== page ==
The in-state shuffling is already leading to new booms in some corners of California. High in the Santa Cruz Mountains, not even the combination of a pandemic and a summer wildfire that burned down 900 homes has slowed real estate bidding wars. As far as Heidi Hart can tell, all the anxiety has actually supercharged the housing market.
“It feels like people around here have kind of accepted this ridiculous, expensive market, and they want more of it,” said Hart, fresh off her best year ever as owner of Santa Cruz County’s California Dreaming Real Estate. “It’s like it’s a drug or something. There’s money coming out of the woodwork from everywhere.”
Houses in Santa Cruz County are getting up to 20 offers and selling for hundreds of thousands of dollars over the asking price, Hart said, in large part because there are fewer options. She currently has 25 homes listed for sale, compared to the usual 100 or so this time of year. About 60% of buyers are coming from the Bay Area to take advantage of remote work, Hart estimates, some putting up inherited cash or tech stock proceeds to make offers more attractive. Most sellers are staying close to home, at times transferring low property taxes guaranteed by California’s Proposition 13 to bigger houses, but a few have cashed out for Utah or Idaho.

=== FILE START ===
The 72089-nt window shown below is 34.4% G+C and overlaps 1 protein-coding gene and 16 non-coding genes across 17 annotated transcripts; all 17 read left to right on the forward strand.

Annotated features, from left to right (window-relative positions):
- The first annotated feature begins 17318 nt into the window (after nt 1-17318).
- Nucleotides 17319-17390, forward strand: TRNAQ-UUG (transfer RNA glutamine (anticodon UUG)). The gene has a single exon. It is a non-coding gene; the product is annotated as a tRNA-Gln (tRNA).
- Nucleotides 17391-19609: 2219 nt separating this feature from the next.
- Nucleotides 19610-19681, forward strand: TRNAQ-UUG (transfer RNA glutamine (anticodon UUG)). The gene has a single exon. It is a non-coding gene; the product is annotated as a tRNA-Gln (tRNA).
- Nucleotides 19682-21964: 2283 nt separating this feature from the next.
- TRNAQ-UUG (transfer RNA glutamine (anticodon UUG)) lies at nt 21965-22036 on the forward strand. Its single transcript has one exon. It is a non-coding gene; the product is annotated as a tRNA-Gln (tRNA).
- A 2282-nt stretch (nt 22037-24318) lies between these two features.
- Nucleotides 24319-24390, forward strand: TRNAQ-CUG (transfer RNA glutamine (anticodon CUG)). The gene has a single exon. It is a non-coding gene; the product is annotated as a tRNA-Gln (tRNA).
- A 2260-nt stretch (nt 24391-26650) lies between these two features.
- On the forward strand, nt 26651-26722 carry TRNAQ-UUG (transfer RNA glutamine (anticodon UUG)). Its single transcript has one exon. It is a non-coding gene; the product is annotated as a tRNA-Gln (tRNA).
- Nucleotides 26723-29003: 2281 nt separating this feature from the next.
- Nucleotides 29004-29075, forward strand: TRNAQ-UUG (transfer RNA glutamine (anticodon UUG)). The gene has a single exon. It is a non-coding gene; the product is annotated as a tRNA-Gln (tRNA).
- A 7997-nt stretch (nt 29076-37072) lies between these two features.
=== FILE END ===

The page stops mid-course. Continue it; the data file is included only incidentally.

The sense of scarcity is more acute at lower price points, which are harder for researchers and official counts like the census to track. As home bidding wars rage on, would-be renters in Santa Cruz post on Craigslist about doing “the parking lot shuffle” while living in their cars — a precarious situation unemployed Californians in other parts of the state are living through, too.
Roughly 2,000 miles away in Missouri, Shea and his girlfriend are somewhere in the middle of these extremes. Nearly a year after the pair left LA to move in with family, he still spends hours fighting California bureaucrats over what he estimates is around $8,000 in unpaid unemployment benefits.
As for what comes next, an acting agent gave him a lead in Atlanta, where California rent might translate to a mortgage payment. He’s even considered moving to New Zealand.
But there’s one other appealing alternative: “If things go well,” Shea said, “I’ll just move back to LA.”
For the record: This story has been corrected to reflect that the California Policy Lab found a 649% net increase in San Francisco residents moving out since March 2020.